Our programme is available to members only.  Guests of members are welcome for a fee of £10.00 per lecture.

Membership Fees £40 single & £80 for joint



Friday 16th April 2021

Horace Walpole said, in 1783, that ‘No man ever went to the East Indies with good intentions’ and George Chinnery was certainly that man. Running away from debt and his wife, who he charmingly described as ‘the ugliest woman I have ever seen’, he settled in India for 23 years before running away from debt again to China. This talk covers his portraits of many of the leading figures of the East India Company as well as his beautiful scenes of everyday life and landscapes.

Our lecturer is Clive Stewart-Lockhart, with a long career in the fine art world, including appearing as a specialist in BBC's Antiques Roadshow he now lectures for the Arts Society and is an independent art advisor.

Via Zoom 6.30pm



Friday 21st May 2021

Murder, poison, corruption and incest: all perfect ingredients for sensational popular culture. But in an age known for its brutality and church corruption were the Borgias really so bad? This lecture reveals the real family that dominated the Papacy and Italian politics during the last decade of the 15th century: the charismatic figure of Pope Alexander VI, living inside his sumptuously decorated apartments, the career of his son, Cesare, cardinal, general, employer of Da Vinci and the model for Machiavelli’s The Prince, and the journey of Lucrezia Borgia from “the greatest whore in Rome” to a devout and treasured duchess of the city Ferrara.

Sometimes truth is more intoxicating than myth.

Our lecturer is novelist and broadcaster Sarah Dunant.

Venue:  Nadder Centre 6.30pm

The lecture will also be delivered simultaneously via zoom at 6.30pm


Friday 18th June 2021

Visionary and eccentric, the worlds created in the paintings of Stanley Spencer are quite unique.  Just as remarkable was his relationship with his two wives. Hilda Carline became his first wife in 1925. Capable of sensitive and tender portraits and Spencer-like landscapes Hilda’s career never fully progressed after her marriage. Spencer then met a Cookham woman, Patricia Preece. She too was an artist but less gifted than her ‘companion’ Dorothy Hepworth. Paintings by Dorothy were exhibited and sold as by Patricia.

Spencer became obsessed with Patricia but for her his only attractions were his celebrity status and money. Four days after divorcing Hilda in 1937 he married Patricia. But Patricia and Dorothy continued to live together, deluding the art world with their paintings and Spencer that he had a loving second wife. This lecture examines the art produced by this infamous group of artists, including some of Spencer’s most powerful paintings.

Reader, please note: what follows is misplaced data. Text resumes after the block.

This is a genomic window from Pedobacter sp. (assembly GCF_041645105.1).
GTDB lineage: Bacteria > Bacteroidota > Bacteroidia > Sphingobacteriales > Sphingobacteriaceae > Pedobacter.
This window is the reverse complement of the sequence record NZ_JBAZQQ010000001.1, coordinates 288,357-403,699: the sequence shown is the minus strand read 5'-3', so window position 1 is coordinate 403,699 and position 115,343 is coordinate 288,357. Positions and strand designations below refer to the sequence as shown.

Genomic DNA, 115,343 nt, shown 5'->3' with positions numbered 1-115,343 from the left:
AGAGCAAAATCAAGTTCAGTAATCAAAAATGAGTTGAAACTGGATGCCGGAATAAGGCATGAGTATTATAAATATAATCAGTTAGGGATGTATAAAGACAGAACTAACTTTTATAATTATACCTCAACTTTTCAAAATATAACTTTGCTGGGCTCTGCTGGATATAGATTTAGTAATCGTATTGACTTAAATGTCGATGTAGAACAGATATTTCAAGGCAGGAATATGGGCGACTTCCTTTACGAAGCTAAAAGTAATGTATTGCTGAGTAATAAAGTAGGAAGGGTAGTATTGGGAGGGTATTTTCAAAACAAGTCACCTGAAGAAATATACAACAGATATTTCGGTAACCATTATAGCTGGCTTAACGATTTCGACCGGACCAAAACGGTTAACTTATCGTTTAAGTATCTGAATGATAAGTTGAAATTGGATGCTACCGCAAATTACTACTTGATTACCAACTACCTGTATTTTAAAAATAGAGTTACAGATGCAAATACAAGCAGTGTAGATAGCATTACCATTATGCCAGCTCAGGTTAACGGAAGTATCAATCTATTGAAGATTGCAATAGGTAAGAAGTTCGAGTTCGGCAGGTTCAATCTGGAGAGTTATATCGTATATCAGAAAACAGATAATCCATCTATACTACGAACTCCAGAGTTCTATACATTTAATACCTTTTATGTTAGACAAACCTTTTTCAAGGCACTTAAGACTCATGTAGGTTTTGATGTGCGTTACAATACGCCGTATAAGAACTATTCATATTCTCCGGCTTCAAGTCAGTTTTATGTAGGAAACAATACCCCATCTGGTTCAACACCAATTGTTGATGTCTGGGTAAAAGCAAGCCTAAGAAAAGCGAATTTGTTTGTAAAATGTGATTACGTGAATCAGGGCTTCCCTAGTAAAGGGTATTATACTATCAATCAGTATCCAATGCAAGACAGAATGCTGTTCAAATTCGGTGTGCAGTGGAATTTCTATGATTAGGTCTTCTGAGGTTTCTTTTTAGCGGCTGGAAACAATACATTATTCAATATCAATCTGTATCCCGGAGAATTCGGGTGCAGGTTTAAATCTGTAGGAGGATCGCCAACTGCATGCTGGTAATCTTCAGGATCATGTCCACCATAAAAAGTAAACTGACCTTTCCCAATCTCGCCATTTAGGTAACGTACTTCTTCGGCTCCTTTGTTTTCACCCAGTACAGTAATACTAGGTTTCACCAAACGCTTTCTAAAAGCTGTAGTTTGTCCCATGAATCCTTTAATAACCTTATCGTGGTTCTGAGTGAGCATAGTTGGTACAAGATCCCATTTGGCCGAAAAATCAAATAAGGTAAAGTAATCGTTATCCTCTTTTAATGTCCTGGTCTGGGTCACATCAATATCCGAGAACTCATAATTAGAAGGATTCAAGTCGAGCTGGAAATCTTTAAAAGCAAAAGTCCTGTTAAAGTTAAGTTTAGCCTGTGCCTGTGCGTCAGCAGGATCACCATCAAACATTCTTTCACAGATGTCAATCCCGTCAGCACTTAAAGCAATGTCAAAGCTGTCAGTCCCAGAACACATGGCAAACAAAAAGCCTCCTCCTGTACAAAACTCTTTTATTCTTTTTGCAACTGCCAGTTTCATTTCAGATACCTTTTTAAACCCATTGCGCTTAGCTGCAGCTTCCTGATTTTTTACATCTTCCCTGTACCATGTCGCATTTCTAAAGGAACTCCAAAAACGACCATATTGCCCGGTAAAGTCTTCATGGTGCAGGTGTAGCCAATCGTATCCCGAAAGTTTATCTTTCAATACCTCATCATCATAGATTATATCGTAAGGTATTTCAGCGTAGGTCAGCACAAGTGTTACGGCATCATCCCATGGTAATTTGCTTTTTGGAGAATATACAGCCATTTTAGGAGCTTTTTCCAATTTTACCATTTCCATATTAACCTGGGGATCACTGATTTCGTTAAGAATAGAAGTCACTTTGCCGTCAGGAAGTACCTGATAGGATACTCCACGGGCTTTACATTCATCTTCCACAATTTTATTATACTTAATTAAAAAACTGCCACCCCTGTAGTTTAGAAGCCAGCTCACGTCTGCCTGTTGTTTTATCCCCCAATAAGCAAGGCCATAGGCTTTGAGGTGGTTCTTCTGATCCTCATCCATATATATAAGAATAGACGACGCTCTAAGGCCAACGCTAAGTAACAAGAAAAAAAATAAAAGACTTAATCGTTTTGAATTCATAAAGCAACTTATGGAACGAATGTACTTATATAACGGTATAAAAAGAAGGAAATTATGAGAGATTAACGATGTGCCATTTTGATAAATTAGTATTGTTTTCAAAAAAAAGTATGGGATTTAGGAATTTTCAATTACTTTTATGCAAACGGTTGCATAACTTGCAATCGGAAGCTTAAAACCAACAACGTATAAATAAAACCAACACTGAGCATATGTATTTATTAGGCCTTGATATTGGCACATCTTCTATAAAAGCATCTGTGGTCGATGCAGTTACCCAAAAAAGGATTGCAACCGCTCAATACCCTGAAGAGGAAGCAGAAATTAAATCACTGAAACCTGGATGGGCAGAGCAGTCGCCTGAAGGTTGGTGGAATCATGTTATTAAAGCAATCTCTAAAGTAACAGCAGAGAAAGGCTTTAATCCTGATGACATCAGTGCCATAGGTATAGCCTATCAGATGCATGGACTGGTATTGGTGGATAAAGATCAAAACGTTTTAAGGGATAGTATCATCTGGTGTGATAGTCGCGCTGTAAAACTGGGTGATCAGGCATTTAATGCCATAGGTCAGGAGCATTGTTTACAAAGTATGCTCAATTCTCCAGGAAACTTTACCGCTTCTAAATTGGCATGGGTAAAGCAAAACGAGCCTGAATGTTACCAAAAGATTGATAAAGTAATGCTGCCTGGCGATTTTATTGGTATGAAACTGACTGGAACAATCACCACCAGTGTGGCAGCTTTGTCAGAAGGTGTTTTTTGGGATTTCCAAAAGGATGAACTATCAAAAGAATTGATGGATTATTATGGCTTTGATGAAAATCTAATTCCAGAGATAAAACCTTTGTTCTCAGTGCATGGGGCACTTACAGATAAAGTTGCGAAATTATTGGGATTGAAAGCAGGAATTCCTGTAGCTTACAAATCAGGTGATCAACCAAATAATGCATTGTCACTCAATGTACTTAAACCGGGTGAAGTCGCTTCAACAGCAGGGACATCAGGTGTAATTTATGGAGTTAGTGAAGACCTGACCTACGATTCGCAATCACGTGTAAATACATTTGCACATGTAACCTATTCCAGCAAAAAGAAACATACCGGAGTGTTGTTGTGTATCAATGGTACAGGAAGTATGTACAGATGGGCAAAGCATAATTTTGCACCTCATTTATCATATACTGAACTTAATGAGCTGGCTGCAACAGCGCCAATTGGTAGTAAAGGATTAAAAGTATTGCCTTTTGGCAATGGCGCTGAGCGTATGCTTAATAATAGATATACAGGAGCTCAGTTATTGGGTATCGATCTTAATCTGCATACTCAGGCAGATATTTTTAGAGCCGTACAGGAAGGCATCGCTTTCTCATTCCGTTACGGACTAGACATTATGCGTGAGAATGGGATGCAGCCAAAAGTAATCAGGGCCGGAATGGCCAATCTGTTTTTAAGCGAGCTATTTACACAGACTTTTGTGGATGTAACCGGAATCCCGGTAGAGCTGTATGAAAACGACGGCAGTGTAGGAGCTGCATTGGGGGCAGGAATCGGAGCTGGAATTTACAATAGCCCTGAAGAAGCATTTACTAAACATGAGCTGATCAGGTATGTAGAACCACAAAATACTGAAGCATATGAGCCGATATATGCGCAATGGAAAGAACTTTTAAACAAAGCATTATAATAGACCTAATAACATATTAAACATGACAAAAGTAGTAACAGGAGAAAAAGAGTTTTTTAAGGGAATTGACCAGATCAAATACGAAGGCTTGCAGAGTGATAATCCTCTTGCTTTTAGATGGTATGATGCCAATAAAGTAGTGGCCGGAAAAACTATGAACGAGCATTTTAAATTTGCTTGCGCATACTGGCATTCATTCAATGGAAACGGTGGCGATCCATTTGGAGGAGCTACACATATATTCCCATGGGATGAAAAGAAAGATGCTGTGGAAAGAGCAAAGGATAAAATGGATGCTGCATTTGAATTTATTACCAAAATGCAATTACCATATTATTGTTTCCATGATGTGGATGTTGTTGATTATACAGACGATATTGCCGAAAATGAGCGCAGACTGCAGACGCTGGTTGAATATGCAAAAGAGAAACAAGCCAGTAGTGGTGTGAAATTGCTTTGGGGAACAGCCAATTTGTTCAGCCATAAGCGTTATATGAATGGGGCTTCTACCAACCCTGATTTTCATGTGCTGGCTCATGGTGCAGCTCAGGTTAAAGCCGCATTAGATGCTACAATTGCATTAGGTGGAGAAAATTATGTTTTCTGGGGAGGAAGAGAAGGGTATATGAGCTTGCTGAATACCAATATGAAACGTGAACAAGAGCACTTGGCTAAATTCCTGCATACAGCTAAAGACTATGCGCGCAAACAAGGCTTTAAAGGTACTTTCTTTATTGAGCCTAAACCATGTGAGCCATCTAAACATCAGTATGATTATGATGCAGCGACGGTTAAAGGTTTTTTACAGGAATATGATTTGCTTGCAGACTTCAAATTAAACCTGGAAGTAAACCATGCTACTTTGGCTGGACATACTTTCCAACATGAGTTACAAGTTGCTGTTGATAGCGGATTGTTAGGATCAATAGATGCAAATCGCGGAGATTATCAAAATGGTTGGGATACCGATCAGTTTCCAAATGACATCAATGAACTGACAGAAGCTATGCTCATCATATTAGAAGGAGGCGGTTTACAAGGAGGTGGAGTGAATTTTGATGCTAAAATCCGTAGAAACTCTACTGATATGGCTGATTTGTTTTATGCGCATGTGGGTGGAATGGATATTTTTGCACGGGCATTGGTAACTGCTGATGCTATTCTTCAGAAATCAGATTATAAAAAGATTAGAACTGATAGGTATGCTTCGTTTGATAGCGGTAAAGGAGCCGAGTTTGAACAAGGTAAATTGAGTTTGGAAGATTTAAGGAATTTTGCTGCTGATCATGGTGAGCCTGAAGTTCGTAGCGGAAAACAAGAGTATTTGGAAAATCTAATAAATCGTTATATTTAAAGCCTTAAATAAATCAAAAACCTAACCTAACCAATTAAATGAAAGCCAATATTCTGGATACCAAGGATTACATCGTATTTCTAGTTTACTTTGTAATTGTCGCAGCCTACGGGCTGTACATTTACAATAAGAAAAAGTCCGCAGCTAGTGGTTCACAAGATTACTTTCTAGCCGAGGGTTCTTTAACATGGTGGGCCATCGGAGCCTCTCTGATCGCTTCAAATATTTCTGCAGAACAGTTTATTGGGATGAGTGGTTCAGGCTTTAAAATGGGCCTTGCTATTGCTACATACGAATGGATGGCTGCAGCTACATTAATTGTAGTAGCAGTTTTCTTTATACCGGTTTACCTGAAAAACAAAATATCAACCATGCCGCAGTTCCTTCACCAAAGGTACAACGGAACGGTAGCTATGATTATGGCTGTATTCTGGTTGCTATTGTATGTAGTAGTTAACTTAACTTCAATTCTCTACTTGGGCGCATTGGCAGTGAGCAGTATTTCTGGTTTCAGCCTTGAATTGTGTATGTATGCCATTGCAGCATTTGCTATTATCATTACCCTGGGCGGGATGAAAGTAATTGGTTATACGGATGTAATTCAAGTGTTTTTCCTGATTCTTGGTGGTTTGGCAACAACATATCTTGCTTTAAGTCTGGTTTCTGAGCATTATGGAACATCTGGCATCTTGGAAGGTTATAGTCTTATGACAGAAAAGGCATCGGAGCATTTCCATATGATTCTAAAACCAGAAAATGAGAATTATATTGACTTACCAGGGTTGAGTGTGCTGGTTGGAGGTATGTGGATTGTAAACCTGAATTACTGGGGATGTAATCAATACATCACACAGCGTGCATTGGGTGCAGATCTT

Our lecturer is Alan Read, art historian and gallery guide at Tate Britain, Tate Modern and the National Portrait Gallery.

Venue:  Nadder Centre 6.30pm

The lecture will also be delivered simultaneously via zoom at 6.30pm


Friday 16th July 21

Rabindranath Tagore (1861-1941) is arguably the most important Indian artistic figure of the modern era. The first Prime Minister of India, Jawaharlal Nehru, claimed that he had two gurus: Gandhi and Tagore. A renowned poet, novelist, composer and painter, Tagore is also the only person in history to have written the national anthems for two countries (India and Bangladesh). He became a global sensation when he won the Nobel Prize for Literature in 1913, the first non-European to do so. This lecture provides an introduction to Tagore’s remarkable life and work, including his novels, poetry, songs and paintings. It also explores the role Tagore’s art played in the story of India’s fight for independence.

Our lecturer is Dr John Stevens, academic at School of Oriental and African studies at the University of London and author regularly appearing in Indian media. He discussed Tagore in BBC's In our Time with Melvyn Bragg.

Venue:  Nadder Centre 6.30pm

The lecture will also be delivered simultaneously via zoom at 6.30pm


Friday 17th September 2021

Sidney Nolan and Arthur Boyd from the ‘Heide School’ working in a naïve and expressive style, John Brack’s figurative paintings give a social critic of Australian post-war culture, John Olsen’s celebratory abstract expressions of the landscape, Brett Whiteley’s personal vision of his life in Sydney, Fred Williams' landscapes and Jeffery Smart’s surreal depictions of urban life are all essential in our understanding and appreciating the modern art of Australia and its place in the history of Western Art.

Our lecturer is Paul Chapman, art historian, gallery guide and lecturer.

Paul also leads art tours of the stunning collection in Longford Castle, Salisbury.

Venue:  Nadder Centre 6.30pm

The lecture will also be delivered simultaneously via zoom at 6.30pm


Friday 15th October 2021

From the late 1850s to the mid-1870s a new craze gripped the world. Photography had just begun to be popularised, and suddenly nearly everyone could afford a portrait of themselves to share with others. These small photographic portraits mounted on card were shot professionally in studios and handed out like business or greetings cards – just like we share ‘selfies’ on today’s social media. Across nearly two decades, over 400 million cards were estimated to have been printed and shared with friends, family, and fans. We think we invented the ‘selfie’, but we didn’t – welcome to the Victorian carte de visite.

In this highly visual and relevant lecture, we’ll look at the rise and fall of the fashion, learn how these cards were used, and find ways of dating cards from clothing and hairstyles. We’ll examine in detail the hidden meanings behind the poses, facial expressions, backgrounds, and choice of clothes to reveal the fascinating histories behind these cards that were used by everyone from royalty to the man in the street.

Our lecturer is Mark Hill, lecturer, auctioneer, publisher and one of the BBC's Antique Roadshow experts.

Venue:  Nadder Centre 6.30pm

The lecture will also be delivered simultaneously via zoom at 6.30pm


Friday 19th November 2021